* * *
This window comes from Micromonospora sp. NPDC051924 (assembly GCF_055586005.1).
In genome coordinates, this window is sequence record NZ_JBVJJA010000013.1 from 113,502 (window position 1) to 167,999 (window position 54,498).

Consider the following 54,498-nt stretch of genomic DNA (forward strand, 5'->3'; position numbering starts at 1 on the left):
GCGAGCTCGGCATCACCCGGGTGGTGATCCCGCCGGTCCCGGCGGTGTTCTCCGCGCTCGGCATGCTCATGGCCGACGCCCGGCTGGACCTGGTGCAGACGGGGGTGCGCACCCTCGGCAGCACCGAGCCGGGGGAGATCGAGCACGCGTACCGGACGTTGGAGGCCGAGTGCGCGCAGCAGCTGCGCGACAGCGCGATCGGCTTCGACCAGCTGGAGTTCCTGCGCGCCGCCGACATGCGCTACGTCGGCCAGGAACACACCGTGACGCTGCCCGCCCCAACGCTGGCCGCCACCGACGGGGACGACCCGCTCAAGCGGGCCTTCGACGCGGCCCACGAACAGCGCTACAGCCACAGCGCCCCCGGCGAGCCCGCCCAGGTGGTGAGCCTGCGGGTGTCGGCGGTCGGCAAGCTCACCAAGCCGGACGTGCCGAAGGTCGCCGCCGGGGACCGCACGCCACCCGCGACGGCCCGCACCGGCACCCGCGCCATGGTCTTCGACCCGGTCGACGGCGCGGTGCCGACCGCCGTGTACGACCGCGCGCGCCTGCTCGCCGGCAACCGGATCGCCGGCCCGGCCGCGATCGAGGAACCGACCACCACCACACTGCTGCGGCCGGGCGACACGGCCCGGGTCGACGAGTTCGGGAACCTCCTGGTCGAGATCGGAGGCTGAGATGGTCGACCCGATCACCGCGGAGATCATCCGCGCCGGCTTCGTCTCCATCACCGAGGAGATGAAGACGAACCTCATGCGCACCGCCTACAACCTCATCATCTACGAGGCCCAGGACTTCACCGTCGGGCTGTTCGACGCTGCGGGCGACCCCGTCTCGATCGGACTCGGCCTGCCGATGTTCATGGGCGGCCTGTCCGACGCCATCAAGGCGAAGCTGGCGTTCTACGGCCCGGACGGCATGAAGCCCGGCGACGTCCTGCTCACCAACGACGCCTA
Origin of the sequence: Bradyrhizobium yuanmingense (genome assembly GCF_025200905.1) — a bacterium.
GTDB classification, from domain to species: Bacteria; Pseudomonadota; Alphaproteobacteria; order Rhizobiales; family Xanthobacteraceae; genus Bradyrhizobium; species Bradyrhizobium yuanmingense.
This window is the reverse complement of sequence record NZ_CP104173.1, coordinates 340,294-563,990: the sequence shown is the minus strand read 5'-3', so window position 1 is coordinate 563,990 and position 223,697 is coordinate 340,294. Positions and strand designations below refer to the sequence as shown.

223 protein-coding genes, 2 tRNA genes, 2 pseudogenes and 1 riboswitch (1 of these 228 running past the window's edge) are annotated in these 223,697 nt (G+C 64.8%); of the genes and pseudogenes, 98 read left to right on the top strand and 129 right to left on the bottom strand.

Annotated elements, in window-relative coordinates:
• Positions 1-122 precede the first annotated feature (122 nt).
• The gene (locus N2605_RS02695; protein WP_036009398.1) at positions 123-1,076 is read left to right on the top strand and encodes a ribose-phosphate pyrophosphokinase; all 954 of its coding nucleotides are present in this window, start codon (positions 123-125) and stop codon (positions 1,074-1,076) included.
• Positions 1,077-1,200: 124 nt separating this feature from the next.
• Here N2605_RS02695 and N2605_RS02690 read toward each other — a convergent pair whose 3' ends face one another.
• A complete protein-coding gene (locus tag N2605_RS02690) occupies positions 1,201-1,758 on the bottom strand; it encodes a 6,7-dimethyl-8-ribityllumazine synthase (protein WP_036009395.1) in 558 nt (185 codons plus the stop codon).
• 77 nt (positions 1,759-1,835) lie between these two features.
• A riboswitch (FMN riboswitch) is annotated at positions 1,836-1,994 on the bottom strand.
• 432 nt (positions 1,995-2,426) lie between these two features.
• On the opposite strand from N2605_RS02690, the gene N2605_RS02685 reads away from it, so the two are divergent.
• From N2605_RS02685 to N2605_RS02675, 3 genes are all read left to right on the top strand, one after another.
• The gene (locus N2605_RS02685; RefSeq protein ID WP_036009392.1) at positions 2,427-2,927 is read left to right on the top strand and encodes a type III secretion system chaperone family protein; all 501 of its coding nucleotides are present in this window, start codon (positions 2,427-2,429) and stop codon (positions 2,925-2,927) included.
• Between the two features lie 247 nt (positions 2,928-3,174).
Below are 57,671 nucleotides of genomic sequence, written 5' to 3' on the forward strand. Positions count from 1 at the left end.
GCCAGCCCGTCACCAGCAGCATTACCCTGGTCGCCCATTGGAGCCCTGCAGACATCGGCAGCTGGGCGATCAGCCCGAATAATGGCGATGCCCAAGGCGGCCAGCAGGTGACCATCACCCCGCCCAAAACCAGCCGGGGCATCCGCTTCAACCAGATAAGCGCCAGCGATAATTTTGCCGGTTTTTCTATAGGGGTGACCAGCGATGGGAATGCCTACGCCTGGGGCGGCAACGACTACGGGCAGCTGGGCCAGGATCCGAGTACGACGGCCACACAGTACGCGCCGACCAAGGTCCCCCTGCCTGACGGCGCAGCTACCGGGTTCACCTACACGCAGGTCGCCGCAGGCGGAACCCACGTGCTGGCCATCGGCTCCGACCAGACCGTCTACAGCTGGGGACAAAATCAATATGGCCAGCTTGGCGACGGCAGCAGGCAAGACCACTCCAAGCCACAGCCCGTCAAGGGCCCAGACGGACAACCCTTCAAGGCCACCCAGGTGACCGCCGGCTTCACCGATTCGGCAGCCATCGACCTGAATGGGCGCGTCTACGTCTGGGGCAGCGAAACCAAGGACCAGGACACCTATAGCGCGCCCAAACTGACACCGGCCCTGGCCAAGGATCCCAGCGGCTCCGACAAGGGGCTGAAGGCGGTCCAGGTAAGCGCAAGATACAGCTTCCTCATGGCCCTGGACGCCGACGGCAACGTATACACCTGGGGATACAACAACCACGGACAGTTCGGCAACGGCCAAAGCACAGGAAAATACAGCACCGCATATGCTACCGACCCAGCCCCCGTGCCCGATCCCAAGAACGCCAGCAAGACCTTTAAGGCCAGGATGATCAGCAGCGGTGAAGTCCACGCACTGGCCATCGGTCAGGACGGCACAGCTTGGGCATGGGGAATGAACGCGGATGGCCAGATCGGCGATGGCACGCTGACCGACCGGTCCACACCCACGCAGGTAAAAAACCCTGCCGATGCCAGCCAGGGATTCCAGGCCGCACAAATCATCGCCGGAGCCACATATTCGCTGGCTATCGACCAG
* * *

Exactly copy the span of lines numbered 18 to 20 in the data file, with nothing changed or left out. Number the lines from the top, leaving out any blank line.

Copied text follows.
• On the opposite strand from N2605_RS02690, the gene N2605_RS02685 reads away from it, so the two are divergent.
• From N2605_RS02685 to N2605_RS02675, 3 genes are all read left to right on the top strand, one after another.
• The gene (locus N2605_RS02685; RefSeq protein ID WP_036009392.1) at positions 2,427-2,927 is read left to right on the top strand and encodes a type III secretion system chaperone family protein; all 501 of its coding nucleotides are present in this window, start codon (positions 2,427-2,429) and stop codon (positions 2,925-2,927) included.